Monday, 3 May 2010
Something serious for a change. We were invited by a friend to an art exhibition at his village's community hall. We said we'd arrive at noon and met him and a few friends he'd also invited.
I'd shared a house with him 37 years ago and the last time I saw him and his partner was less than 2 years ago after a gap of some 20 years. I'd phoned him a few weeks back to tell him about a mutual friend's death; and out of that reconnection came today's invitation.
He met us near his house as we were walking from the car. Conversationally he said; " Just so you know, Ann (his partner) has Alzheimers." We didn't break step; he said it in such an undramatic, matter a fact, way but before we went into the house we spent a considerable time admiring his garden - preparation/adjustment time I suppose. He was having the garden landscaped.A new courtyard (ample room for a car he couldn't drive), newly laid lawn, attractive gravel path and exciting plantings.
Ann was not in the living room when we arrived, Alan introduced one of his neighbours and we began exchanging nicities. Ann then arrived, very quietly, smiling broadly as Alan introduced us to her. Alan had warned us that her memory was not that good - and it proved to be so. When we last saw her less than 2 years ago there was no hint of the illness. She couldn't remember if she had ever seen us before; or how old was Alan. She did remember her days as a school teacher - only 7 years or so before. She recognised her old friend, who had taught with her 30 or so years ago.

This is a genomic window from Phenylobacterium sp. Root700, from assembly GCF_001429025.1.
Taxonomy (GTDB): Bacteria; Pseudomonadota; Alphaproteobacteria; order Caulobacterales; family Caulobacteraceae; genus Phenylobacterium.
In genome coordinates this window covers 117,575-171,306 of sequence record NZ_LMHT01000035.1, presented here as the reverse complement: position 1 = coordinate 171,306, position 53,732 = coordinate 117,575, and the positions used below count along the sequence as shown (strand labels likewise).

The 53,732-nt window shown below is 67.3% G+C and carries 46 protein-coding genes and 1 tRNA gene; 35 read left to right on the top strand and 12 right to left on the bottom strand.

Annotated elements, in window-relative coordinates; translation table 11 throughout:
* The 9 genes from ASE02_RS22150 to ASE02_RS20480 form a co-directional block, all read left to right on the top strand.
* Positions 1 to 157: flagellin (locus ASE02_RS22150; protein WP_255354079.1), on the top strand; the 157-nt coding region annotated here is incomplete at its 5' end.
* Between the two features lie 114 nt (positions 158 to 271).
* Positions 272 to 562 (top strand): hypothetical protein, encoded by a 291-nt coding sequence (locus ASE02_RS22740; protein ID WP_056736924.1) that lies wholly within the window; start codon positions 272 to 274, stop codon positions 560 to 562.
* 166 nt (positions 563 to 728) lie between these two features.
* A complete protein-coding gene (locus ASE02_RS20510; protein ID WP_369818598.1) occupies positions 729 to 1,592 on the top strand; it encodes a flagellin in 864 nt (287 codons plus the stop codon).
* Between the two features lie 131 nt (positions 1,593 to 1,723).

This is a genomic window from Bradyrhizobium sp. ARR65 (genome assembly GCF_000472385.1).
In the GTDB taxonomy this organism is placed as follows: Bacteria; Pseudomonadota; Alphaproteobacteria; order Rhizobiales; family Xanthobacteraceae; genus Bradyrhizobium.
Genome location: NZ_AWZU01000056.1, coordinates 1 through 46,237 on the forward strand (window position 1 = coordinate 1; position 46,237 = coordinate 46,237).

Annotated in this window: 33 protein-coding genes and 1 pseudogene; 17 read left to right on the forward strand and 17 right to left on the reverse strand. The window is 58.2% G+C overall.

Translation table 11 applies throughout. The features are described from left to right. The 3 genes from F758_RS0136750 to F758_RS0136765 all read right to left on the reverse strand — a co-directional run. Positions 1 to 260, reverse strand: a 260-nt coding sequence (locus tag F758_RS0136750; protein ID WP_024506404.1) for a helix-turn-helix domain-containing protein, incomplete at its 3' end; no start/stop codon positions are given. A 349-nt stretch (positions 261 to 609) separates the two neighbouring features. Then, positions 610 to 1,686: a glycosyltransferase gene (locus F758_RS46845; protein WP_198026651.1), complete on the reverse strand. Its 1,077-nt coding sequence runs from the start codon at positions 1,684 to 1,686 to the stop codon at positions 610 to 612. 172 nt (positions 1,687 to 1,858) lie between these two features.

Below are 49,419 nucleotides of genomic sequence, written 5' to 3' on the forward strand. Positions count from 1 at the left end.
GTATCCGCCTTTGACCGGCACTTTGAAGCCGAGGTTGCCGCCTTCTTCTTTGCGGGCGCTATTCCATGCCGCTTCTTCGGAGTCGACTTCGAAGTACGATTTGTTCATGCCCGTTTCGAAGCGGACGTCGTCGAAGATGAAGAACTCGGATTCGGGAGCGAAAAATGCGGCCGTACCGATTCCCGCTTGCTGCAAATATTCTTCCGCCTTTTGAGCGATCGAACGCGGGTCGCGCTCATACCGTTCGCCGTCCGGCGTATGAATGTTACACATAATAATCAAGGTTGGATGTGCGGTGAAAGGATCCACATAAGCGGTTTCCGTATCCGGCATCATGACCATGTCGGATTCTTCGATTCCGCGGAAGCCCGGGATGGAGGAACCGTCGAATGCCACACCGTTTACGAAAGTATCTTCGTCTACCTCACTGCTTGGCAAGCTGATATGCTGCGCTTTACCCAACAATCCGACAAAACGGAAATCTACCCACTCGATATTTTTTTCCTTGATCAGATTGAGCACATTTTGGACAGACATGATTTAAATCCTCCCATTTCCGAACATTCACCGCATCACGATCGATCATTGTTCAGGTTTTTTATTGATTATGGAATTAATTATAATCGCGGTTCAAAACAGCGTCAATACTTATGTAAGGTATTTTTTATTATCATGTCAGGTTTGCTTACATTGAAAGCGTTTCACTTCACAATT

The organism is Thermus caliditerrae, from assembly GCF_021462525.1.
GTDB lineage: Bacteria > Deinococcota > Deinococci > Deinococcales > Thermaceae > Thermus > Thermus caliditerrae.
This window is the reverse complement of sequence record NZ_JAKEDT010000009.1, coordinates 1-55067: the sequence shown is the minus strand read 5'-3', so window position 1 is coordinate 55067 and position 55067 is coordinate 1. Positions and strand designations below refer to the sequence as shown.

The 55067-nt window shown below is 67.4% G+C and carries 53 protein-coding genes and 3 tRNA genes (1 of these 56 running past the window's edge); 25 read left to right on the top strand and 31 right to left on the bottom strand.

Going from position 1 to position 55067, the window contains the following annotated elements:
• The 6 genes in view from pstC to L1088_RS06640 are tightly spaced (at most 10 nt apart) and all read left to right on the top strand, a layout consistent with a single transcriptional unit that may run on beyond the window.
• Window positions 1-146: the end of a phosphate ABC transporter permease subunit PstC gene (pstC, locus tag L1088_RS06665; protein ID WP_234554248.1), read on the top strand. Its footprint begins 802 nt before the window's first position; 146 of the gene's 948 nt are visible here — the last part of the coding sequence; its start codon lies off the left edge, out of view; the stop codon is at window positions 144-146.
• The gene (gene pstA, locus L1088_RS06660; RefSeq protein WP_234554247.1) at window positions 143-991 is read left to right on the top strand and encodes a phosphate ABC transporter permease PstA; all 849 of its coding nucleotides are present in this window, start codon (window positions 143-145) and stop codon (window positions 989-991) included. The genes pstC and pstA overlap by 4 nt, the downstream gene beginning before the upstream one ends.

The rest of the party joined us by and by and we headed off to the local pub for a bite. Throughout the meal Ann smiled but said next to nothing; never initiating a conversation; trying desperately hard, I thought, to string words together to reply to a simple query.
After the meal we walked on to the exhibition. Each year the village holds an art sale: anyone can put in an item and there must have been over a hundred of varying quality. Some, I thought, were very good - especially the watercolours; but I'm afraid I didn't have much time for the others. My wife and I hit on the same picture of three sparrows. We love these little diamonds, wonderful, busy, chattering spives who enliven any garden bird table. So we bought it.
While the rest of us were looking around the exhibits Alan had tenderly place Ann at a table in the tea room. After our "viewing" we joined her. She was still smiling - looking not blankly but certainly not engaged. And as we left she got up and followed.
Walking back to their home; I talked to Ann, trying to find something that would connect. "How old is Alan?" I asked, "I don't know", she replied "It's not something I ask about." "Do you share the cooking?" "Yes, at least that's what I say!" and she laughed as she spoke. We continued in silence and as we were walking I became aware of people passing in cars waving, and as we passed, people on the pavement said "Hello".
We left Alan and Ann just outside their house with its lovely new garden. I'm sure it's been created so that Ann can sit out in sunny days and stunning sunsets enjoying the warmth stroking her smiling face.
Life can be a bugger can't it; but how some people handle it is amazing.